History, Department of


Date of this Version

September 2008


Published in Hopi Nation: Essays on Indigenous Art, Culture, History, and Law, edited by Edna Glenn, John R. Wunder, Willard Hughes Rollings, and C. L. Martin (Lincoln, NE: UNL Digital Commons, 2008). Copyright © 2008 the Estate of Edna Glenn, Willard Hughes Rollings, Abbott Sekaquaptewa, Barton Wright, Michael Kabotie, Terrance Talaswaima, Alice Schlegel, Robert H. Ames, Peter Iverson, and John R. Wunder. All images and artwork are copyright by the individual artists; for a listing see pages 9-14.


A visual challenge results from experiences with original works of art reproduced on these pages. These are contemporary Hopi paintings and craft-works executed by young artists who call themselves the Artist Hopid. Coochsiwukioma (Delbridge Honanie), a painter of the Artist Hopid group, presents a view of “Hopi Life,” the title of an extremely complicated work completed in 1974. Examining this painting is indeed valuable in the pursuit of defining the contemporary HOPI. “Hopi Life,” according to its painter, symbolically evolves from the central theme of Hopi migrations. 6 Ideas of migration, fertility, and growth, structure the centuries-old concept of Hopi life. This painting, a compendious outlay of ideas and symbols, stretching to a painted expanse of some nine feet, is in itself a celebration and a ceremony.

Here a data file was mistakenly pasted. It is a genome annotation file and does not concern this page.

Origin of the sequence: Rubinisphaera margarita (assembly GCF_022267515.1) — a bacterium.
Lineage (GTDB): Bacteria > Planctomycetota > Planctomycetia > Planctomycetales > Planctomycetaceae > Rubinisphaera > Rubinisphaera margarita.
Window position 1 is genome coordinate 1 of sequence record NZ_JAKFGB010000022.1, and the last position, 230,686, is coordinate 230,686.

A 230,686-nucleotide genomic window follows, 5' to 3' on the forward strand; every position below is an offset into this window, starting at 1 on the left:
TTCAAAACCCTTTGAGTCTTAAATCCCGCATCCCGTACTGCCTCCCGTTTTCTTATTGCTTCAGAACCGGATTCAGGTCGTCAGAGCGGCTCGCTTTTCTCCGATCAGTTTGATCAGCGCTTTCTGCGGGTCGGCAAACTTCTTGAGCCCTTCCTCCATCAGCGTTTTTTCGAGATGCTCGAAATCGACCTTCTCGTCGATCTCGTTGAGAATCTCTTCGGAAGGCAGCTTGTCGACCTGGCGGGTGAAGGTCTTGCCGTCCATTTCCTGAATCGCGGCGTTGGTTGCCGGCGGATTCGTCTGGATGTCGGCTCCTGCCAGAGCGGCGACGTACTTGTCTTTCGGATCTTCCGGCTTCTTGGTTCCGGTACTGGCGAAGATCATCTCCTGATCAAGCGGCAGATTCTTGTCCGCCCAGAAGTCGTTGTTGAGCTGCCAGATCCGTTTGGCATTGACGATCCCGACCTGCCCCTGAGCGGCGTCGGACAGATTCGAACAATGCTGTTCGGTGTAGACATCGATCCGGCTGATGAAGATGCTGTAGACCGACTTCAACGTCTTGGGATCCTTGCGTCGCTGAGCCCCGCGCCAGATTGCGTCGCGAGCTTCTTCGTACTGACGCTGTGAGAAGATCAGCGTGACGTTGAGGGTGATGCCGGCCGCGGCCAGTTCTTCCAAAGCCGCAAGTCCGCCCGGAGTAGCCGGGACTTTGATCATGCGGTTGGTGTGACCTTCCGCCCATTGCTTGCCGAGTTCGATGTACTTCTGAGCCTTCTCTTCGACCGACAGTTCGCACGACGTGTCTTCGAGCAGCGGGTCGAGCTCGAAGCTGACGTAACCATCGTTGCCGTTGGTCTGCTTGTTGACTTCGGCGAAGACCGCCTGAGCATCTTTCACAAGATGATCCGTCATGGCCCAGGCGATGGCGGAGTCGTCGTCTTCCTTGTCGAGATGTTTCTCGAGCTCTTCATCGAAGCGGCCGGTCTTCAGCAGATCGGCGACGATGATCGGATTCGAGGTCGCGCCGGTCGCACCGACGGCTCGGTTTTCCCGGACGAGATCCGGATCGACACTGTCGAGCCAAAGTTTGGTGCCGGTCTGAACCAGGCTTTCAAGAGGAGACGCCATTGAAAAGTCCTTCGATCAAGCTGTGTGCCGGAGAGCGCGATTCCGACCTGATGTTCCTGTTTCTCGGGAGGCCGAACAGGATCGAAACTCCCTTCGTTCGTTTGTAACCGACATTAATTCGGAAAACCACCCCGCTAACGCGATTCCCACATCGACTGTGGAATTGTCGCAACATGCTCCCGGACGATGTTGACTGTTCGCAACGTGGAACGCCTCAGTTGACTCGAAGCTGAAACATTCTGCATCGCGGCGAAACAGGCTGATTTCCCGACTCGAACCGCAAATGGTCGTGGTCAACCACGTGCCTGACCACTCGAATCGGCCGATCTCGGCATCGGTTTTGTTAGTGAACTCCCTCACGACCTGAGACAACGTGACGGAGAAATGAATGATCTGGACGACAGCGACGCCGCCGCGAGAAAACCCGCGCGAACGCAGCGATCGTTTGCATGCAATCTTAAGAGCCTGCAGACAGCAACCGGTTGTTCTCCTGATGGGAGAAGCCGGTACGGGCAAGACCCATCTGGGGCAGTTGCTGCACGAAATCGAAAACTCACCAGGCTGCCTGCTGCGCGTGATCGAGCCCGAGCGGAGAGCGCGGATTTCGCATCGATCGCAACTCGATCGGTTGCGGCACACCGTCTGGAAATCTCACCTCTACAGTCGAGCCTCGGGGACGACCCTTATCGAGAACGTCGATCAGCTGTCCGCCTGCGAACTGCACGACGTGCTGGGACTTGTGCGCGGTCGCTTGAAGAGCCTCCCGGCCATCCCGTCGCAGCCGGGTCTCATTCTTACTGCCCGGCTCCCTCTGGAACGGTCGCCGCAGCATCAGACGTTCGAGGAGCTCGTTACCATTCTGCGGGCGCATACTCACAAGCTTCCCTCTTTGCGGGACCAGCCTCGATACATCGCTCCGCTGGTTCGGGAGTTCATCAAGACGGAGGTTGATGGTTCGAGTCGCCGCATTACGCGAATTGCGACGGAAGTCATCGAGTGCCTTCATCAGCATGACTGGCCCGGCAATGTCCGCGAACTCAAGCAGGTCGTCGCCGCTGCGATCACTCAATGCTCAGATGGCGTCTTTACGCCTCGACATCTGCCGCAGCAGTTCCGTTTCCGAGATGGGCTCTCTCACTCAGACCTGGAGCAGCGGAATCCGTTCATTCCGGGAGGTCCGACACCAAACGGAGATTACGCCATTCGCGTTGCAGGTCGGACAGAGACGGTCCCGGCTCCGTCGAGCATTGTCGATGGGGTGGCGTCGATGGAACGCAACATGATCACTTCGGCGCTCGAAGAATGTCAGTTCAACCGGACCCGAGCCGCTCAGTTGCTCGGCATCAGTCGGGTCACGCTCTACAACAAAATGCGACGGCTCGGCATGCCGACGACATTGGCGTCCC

The contemporary challenge is a collective one, a summoning of all people, Hopi and non-Hopi, to share with intelligence and concern the problematic times, to share with joy and vision the times of ceremony and celebration.